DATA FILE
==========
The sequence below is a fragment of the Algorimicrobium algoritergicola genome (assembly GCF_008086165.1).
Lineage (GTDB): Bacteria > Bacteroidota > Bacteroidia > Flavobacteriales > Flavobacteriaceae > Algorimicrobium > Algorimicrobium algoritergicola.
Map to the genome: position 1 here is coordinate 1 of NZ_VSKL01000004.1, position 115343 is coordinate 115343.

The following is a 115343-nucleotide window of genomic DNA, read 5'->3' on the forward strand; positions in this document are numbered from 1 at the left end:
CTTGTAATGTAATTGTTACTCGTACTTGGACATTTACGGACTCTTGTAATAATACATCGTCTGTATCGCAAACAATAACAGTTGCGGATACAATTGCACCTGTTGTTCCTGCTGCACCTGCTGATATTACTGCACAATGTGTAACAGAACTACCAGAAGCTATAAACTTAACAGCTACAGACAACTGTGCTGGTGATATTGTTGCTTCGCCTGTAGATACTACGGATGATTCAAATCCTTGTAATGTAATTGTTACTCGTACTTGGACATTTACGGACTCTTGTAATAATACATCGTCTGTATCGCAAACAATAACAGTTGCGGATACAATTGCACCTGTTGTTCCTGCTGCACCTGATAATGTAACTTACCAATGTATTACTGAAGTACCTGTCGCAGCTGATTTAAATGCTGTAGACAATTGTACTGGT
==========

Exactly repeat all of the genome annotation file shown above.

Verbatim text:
The sequence below is a fragment of the Algorimicrobium algoritergicola genome (assembly GCF_008086165.1).
Lineage (GTDB): Bacteria > Bacteroidota > Bacteroidia > Flavobacteriales > Flavobacteriaceae > Algorimicrobium > Algorimicrobium algoritergicola.
Map to the genome: position 1 here is coordinate 1 of NZ_VSKL01000004.1, position 115343 is coordinate 115343.

The following is a 115343-nucleotide window of genomic DNA, read 5'->3' on the forward strand; positions in this document are numbered from 1 at the left end:
CTTGTAATGTAATTGTTACTCGTACTTGGACATTTACGGACTCTTGTAATAATACATCGTCTGTATCGCAAACAATAACAGTTGCGGATACAATTGCACCTGTTGTTCCTGCTGCACCTGCTGATATTACTGCACAATGTGTAACAGAACTACCAGAAGCTATAAACTTAACAGCTACAGACAACTGTGCTGGTGATATTGTTGCTTCGCCTGTAGATACTACGGATGATTCAAATCCTTGTAATGTAATTGTTACTCGTACTTGGACATTTACGGACTCTTGTAATAATACATCGTCTGTATCGCAAACAATAACAGTTGCGGATACAATTGCACCTGTTGTTCCTGCTGCACCTGATAATGTAACTTACCAATGTATTACTGAAGTACCTGTCGCAGCTGATTTAAATGCTGTAGACAATTGTACTGGT